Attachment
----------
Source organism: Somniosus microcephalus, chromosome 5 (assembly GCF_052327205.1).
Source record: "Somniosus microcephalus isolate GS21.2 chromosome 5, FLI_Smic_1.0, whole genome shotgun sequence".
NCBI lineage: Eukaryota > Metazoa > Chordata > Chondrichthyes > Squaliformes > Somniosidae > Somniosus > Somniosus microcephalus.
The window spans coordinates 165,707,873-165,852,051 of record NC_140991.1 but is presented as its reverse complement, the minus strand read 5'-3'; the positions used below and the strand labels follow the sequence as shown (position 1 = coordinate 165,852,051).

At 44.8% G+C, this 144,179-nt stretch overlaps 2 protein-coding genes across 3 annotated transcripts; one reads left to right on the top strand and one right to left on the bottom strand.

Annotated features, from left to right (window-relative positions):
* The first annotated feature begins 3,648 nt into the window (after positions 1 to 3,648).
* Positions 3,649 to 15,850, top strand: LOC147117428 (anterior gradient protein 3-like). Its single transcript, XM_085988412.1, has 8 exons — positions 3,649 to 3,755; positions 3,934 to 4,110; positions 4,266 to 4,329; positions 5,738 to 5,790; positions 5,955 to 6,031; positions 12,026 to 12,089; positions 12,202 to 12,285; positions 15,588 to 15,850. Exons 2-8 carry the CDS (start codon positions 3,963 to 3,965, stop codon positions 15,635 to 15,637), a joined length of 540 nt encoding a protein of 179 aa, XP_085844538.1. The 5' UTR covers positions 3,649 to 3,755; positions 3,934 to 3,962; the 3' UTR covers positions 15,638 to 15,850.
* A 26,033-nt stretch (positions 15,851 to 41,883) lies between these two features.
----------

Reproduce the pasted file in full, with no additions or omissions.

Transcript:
Source organism: Somniosus microcephalus, chromosome 5 (assembly GCF_052327205.1).
Source record: "Somniosus microcephalus isolate GS21.2 chromosome 5, FLI_Smic_1.0, whole genome shotgun sequence".
NCBI lineage: Eukaryota > Metazoa > Chordata > Chondrichthyes > Squaliformes > Somniosidae > Somniosus > Somniosus microcephalus.
The window spans coordinates 165,707,873-165,852,051 of record NC_140991.1 but is presented as its reverse complement, the minus strand read 5'-3'; the positions used below and the strand labels follow the sequence as shown (position 1 = coordinate 165,852,051).

At 44.8% G+C, this 144,179-nt stretch overlaps 2 protein-coding genes across 3 annotated transcripts; one reads left to right on the top strand and one right to left on the bottom strand.

Annotated features, from left to right (window-relative positions):
* The first annotated feature begins 3,648 nt into the window (after positions 1 to 3,648).
* Positions 3,649 to 15,850, top strand: LOC147117428 (anterior gradient protein 3-like). Its single transcript, XM_085988412.1, has 8 exons — positions 3,649 to 3,755; positions 3,934 to 4,110; positions 4,266 to 4,329; positions 5,738 to 5,790; positions 5,955 to 6,031; positions 12,026 to 12,089; positions 12,202 to 12,285; positions 15,588 to 15,850. Exons 2-8 carry the CDS (start codon positions 3,963 to 3,965, stop codon positions 15,635 to 15,637), a joined length of 540 nt encoding a protein of 179 aa, XP_085844538.1. The 5' UTR covers positions 3,649 to 3,755; positions 3,934 to 3,962; the 3' UTR covers positions 15,638 to 15,850.
* A 26,033-nt stretch (positions 15,851 to 41,883) lies between these two features.